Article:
Helpful local services: Fraud, scamming or cybercrime

Across the UK, there has been an alarming increase in the prevalence of various types of scams. Whether door to door, over the phone or via email, criminals are finding increasingly smarter ways to con people out of their money or personal information and research shows that 53% of people aged 65+ believed they have been targeted by fraudsters.Therefore, it is important that basic precautionary advice and helplines for those who think they may have been subjected to a form of fraud, are available. 

If you think you have been the victim of a scam or you suspect that a fraud has been committed, you are advised to contact Action Fraud (0300 123 2040) and/ or the police immediately and before contacting any other support services listed below. 

Guidance from the KnowFraud campaign launched by the British Banking Association. Here are 8 things your bank will never ask you to do:

  • Call or email to ask you for your full PIN number or any online banking passwords
     
  • Send someone to your home to collect cash, bank cards or anything else
     
  • Ask you to email or text personal or banking information
     
  • Send an email with a link to a page which asks you to enter your online banking log-in details
     
  • Ask you to authorise the transfer of funds to a new account or hand over cash
     
  • Call to advise you to buy  diamonds or land or other commodities
     
  • Ask you to carry out a test transaction online
     
  • Provide banking services through any mobile apps other than the bank’s official apps

 

The Pension Regulator has also issued the following guidance for business advisers, trustees and individuals regarding pensions scams. The ten steps it says people should take to protect themselves are:

1. Be wary of cold calls and unsolicited texts or emails Scammers will often claim they’re from Pension Wise or other government-backed bodies. These organisations would never phone or text to offer a pension review.

2. Check everything for yourself People have fallen for scams because they’d been ‘recommended by a friend’. Do your homework, even if you consider yourself to be financially savvy – false confidence can lead to getting stung.

3. Make sure your advisers is on the Financial Conduct Authority approved register Pensions scammers may pose as financial advisers. Check to make sure yours is registered on the FCA website.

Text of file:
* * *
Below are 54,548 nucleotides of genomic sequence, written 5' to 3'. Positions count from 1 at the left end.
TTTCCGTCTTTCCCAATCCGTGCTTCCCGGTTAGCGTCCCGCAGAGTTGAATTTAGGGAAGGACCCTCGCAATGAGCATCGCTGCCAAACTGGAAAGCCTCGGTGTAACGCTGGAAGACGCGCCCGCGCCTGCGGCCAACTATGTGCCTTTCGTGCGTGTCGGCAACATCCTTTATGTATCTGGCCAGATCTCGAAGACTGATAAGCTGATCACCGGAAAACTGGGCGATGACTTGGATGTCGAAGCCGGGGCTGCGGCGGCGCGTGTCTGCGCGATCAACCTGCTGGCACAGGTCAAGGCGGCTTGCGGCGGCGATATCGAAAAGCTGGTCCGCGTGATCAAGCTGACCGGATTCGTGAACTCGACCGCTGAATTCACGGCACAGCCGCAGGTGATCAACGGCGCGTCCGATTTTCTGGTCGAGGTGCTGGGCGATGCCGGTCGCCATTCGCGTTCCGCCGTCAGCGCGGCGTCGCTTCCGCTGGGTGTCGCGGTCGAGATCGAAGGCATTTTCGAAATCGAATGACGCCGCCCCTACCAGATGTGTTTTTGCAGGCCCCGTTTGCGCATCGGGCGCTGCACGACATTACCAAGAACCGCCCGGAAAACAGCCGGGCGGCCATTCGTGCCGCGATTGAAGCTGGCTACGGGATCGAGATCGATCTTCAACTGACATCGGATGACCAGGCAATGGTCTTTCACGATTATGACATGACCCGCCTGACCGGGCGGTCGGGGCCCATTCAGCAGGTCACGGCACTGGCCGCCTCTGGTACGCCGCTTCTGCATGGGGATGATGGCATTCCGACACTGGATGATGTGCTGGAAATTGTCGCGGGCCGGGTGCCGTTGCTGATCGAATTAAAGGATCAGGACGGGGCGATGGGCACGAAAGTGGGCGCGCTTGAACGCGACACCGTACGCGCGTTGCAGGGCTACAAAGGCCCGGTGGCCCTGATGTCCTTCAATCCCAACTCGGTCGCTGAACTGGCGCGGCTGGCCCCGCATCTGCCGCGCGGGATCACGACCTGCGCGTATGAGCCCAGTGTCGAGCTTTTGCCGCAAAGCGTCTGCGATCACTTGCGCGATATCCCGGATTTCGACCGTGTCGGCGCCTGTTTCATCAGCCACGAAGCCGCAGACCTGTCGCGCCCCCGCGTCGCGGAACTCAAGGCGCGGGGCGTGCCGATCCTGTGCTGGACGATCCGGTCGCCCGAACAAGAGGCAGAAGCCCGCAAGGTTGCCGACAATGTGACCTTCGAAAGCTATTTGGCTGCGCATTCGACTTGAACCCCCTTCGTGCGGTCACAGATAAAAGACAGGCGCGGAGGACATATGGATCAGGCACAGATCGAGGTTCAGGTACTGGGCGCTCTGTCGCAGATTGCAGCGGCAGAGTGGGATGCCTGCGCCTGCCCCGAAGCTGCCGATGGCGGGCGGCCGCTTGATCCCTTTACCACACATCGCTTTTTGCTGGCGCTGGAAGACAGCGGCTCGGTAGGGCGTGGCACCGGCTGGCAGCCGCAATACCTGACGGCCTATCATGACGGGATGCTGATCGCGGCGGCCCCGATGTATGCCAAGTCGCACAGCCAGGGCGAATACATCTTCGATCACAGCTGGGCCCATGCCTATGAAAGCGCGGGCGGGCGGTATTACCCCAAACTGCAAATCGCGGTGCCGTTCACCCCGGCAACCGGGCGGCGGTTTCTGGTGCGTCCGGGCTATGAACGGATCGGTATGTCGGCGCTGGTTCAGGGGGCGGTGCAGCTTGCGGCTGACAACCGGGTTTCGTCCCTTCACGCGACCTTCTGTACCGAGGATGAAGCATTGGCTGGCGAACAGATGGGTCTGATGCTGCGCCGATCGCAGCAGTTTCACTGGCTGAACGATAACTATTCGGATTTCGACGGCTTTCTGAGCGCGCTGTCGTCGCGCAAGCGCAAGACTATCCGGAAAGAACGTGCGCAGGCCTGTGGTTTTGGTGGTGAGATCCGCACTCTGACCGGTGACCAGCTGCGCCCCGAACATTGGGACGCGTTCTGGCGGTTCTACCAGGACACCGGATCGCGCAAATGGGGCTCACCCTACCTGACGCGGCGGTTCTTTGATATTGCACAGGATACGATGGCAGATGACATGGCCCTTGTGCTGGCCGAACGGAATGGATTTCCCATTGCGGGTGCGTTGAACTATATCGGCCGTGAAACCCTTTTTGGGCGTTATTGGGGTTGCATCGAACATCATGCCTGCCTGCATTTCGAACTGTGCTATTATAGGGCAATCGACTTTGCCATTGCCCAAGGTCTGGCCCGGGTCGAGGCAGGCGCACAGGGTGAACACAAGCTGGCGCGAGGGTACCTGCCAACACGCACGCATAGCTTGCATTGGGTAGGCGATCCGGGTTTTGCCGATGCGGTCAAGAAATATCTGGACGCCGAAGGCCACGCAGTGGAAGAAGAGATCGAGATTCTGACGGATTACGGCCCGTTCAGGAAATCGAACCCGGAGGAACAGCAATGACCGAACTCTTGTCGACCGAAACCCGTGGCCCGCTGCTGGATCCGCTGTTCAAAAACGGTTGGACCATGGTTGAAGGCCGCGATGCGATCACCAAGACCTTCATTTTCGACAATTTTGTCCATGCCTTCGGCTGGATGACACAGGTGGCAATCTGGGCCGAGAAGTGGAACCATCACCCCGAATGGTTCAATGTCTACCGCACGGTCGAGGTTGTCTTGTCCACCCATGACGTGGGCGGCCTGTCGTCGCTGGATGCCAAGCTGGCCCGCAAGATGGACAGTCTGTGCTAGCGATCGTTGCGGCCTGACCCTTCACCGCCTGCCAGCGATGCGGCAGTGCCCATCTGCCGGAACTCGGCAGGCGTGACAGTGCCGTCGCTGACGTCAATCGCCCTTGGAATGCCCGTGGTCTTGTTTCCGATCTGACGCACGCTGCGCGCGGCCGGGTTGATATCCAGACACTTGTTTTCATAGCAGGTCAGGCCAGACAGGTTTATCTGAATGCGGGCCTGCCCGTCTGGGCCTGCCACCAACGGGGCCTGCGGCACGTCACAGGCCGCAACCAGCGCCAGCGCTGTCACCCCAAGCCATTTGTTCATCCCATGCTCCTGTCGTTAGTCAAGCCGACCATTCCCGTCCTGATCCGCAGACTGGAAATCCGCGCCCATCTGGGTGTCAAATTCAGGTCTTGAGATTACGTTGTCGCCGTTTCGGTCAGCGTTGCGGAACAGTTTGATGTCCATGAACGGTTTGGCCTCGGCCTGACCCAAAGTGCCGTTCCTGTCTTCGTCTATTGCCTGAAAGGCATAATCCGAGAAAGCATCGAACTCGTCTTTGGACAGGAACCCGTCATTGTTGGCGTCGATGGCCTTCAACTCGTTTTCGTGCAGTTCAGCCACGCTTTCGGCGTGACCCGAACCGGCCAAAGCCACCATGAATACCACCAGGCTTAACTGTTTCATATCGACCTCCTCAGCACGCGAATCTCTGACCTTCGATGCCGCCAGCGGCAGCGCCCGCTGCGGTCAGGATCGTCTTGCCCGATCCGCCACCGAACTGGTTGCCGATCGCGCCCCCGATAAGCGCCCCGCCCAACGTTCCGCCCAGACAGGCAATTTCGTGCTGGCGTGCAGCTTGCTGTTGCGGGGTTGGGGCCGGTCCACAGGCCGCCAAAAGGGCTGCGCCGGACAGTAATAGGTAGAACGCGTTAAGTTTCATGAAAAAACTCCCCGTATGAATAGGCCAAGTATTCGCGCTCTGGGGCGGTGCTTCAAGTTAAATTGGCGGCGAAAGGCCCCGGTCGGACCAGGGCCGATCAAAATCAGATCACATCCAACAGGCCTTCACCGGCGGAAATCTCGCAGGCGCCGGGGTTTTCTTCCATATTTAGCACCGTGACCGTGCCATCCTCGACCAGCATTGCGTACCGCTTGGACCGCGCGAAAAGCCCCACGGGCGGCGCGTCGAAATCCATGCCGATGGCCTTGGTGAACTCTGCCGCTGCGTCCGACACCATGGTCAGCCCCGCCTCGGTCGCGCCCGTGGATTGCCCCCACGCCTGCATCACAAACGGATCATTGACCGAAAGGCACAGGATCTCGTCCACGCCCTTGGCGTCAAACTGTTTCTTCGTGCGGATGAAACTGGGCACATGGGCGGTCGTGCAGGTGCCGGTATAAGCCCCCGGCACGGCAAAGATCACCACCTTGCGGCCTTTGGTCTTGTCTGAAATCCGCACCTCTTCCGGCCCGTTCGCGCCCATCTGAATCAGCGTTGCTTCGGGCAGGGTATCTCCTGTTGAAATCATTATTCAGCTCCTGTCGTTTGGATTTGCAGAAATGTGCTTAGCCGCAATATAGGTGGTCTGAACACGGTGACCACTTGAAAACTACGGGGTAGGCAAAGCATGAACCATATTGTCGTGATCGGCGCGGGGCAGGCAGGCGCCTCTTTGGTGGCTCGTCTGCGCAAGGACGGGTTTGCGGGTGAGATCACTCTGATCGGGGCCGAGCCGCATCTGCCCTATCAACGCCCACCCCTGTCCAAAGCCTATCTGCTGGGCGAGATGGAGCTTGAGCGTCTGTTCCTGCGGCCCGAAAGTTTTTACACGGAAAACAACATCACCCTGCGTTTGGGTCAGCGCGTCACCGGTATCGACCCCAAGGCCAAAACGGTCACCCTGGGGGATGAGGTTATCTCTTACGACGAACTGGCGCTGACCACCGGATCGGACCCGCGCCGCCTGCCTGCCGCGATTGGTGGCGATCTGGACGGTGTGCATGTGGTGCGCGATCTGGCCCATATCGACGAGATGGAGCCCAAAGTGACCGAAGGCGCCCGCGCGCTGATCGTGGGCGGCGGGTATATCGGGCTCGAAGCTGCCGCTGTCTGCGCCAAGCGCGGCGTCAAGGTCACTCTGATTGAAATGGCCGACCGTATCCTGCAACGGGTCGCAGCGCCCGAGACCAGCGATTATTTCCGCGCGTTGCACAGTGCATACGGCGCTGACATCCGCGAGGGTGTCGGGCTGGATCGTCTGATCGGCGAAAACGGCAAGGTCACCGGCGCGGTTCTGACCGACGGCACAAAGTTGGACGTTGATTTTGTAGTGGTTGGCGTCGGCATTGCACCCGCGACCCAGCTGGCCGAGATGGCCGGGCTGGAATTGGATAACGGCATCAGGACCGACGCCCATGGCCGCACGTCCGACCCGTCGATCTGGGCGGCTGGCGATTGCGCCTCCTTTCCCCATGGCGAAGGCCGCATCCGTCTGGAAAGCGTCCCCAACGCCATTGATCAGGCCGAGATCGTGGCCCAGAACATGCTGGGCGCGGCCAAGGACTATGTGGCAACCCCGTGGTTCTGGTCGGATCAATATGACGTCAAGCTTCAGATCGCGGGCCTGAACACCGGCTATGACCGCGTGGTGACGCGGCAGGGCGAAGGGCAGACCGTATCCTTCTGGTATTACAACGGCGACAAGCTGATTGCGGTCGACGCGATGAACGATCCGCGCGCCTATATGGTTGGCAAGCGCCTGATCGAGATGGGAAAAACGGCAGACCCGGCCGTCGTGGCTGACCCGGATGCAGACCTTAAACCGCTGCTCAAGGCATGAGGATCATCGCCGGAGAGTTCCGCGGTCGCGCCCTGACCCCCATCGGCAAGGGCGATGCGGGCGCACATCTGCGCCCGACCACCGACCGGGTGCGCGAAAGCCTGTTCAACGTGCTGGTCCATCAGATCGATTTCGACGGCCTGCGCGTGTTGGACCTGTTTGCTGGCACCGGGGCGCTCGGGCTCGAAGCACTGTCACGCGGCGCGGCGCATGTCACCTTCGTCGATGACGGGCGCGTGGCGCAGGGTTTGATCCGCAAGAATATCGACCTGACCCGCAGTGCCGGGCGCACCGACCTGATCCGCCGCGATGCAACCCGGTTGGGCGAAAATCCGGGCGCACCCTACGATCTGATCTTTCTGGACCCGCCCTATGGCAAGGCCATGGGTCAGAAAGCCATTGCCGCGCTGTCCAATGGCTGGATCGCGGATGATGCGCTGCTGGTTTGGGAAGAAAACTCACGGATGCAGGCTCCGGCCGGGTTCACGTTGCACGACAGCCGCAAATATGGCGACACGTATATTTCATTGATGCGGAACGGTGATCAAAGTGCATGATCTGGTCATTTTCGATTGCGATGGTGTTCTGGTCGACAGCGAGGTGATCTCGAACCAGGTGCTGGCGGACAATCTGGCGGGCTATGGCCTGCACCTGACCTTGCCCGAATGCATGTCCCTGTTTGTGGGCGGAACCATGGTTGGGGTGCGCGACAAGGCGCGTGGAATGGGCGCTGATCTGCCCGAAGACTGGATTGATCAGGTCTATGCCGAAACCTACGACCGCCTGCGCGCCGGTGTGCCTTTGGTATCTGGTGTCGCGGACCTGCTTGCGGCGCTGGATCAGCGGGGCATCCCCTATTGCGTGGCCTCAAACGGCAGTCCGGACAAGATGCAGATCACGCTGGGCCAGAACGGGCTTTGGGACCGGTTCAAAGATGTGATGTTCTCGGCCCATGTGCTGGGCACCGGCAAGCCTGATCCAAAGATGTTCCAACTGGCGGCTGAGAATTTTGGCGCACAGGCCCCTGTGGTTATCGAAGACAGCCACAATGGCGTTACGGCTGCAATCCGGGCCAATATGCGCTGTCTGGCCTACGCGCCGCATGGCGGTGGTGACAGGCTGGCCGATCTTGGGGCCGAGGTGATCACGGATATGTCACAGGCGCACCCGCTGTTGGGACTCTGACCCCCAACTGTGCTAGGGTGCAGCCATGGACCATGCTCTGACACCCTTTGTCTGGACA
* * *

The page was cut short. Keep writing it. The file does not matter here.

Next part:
4. Check the FCA’s list of known scams Visit the FCA’s scamsmart to see if the deal you’re being offered is a known scam.

5. Steer clear of overseas investment deals Well-known scams include unregulated investment in a hotel, vineyard or other overseas opportunities, and where your money is all in one place – and therefore more at risk.

6. Don’t fall for guaranteed returns of professional looking websites or brochures You can never guarantee returns on an investment, and anyone can create a smart website or brochure these days. Question everything, however credible it sounds or looks.

7. Don’t be rushed into a decision Scammers will try to pressure you with 'time limited offers' or send a courier to your door to wait while you sign documents. Take your time to make all the checks you need - even if this means turning down an 'amazing' deal.

8. If you're aged 50 or over and have a DC pension, talk to Pension Wise Pension Wise is there to help you investigate your retirement options. Visit the Pension Wise website for more information (and to check what kind of pension you have).

9. Ask The Pensions Advisory Service for help if you have doubts You can call them on 0300 123 1047 or visit the TPAS website for free pensions advice and information.

10. Contact your provider and call Action Fraud if you've already signed and think you've been scammed If you've already signed something you're now unsure about, call Action Fraud on 0300 123 2040 and contact your pension provider immediately. They may be able to stop a transfer that hasn't taken place yet.

 

Action Fraud:

The UK's national reporting centre for fraud and cybercrime and, along with the police, would usually be the first port of call for anyone wishing to report a suspected scam. Action Fraud also operates a specific service for those who wish to make a report on behalf of a particularly vulnerable victim. 

Website: http://www.actionfraud.police.uk/ 

Telephone contact: 0300 123 2040

 

Citizens Advice Bureau (and Trading Standards):

All consumer scams should be reported to Trading Standards (via Citizens Advice consumer helpline: 03454 04 05 06)

Citizens Advice Bureau provides free, independent, confidential and impartial advice on everyone's rights and responsibilities. You may have money, benefit, housing, relationship or employment problems. You may be facing a crisis, or just considering your options. Whatever problem you face, they'l help you find a way forward. CAB provide free advice to everyone at our offices. No appointments are necessary, just call in and see us or contact us by phone or email. 

Bury St Edmunds CAB (West Suffolk)

Website: www.suffolkwestcab.org.uk

Telephone contact: 01284 753675

Branch address:

West Suffolk Citizens Advice Bureau
Risygate Street
Bury St Edmunds
Sufolk
IP33 3AA 

Stowmarket CAB (Mid Suffolk): 

Website: www.midsuffolkcab.org.uk

Email: advice@midsuffolkcab.org.uk 

Telephone contact: 01449 676060

Branch address:

Mid Suffolk Citizens Advice Bureau
5 Milton Road South
Stowmarket
Suffok
IP14 1EZ

 

ScamSmart Campaign:

This gives consumers tips on how to spot the techniques used by fraudsters and hosts the Financial Conduct Authority (FCA) Warning List which is a list of firms and individuals that the FCA knows are operating without its authorisation. 

Website: www.fca.org.uk/scamsmart